In adapting the Doughnut Economics model for Devon (or, changing the ingredients a bit) we are making a clear distinction between Kate Raworth’s first Doughnut (with indicators drawn from available data) and our regional (urban + rural) Doughnut that specifically relates to the uniqueness of Devon, works into the potential for change and leads with narrative data that people on the ground can relate to.

We began by identifying the things we felt needed to be measured. For example, Chris Gunson of Local Spark Torbay zeroed in on Income & Work and added, “How many ‘anchor’ institutions and large companies commit to being a ‘Good Employer’ or paying the ‘living’ wage?” The list grew… Number of hospital beds? Levels of social cohesion and trust between neighbours? Average waiting time for someone wanting mental health care appointment? The amount of private vs. public land? 

Our recipe is called ‘Space for Revitalization’ which is the label on the ring of the Devon Doughnut. Our domain ingredients are modfied from the original:

Social Foundation
Water
Food
Access to Nature
Health & Wellbeing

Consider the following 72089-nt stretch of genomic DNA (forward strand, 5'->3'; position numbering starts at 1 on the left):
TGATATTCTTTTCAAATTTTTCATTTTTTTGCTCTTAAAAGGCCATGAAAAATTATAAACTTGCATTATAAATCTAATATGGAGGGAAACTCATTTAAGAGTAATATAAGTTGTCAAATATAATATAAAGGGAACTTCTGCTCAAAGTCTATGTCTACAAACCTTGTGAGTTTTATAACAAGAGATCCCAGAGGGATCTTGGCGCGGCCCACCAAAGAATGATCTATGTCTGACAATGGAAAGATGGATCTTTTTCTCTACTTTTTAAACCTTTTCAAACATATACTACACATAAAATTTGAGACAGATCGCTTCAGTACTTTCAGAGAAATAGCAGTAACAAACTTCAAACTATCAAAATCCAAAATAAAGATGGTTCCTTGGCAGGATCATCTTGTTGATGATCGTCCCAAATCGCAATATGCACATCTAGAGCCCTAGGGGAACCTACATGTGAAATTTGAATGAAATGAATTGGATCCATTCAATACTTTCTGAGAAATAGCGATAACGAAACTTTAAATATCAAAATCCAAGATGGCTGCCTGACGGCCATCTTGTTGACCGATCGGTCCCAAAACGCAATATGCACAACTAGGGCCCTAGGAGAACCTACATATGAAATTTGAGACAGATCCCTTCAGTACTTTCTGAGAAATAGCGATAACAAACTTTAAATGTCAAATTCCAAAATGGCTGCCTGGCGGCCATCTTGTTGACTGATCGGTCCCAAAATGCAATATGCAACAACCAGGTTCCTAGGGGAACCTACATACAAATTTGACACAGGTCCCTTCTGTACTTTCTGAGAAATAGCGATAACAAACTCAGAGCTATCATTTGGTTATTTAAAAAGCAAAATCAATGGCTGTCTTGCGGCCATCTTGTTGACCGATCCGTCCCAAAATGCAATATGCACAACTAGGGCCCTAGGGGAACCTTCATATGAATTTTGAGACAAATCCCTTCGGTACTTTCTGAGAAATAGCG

Education
Income & Work
Political Voice
Safety
Equity & Equality
Community
Housing
Energy

Ecological Ceiling
Greenhouse Gas Emissions
Coast & Marine Health
Waterbody Health
Natural Habitat Health
Soil Health
Plastic Pollution
Land Use Change
Biodiversity
Air Quality
Waste

Now we are establishing contextualized indicators and ‘twinned thresholds’ for each domain with parallel, linked, pathways to action for policy-makers and citizens. These pathways lead into the ‘space for revitalisation’ in the ring of the Doughnut. We are not only creating a baseline, we are revealing innovative actions on human wellbeing and livelihoods, biodiversity and climate change. Next it needs the input of end-users to put the first prototype to use, to refine it and make it work for them and for Devon.

Would you like to participate? Let us know.

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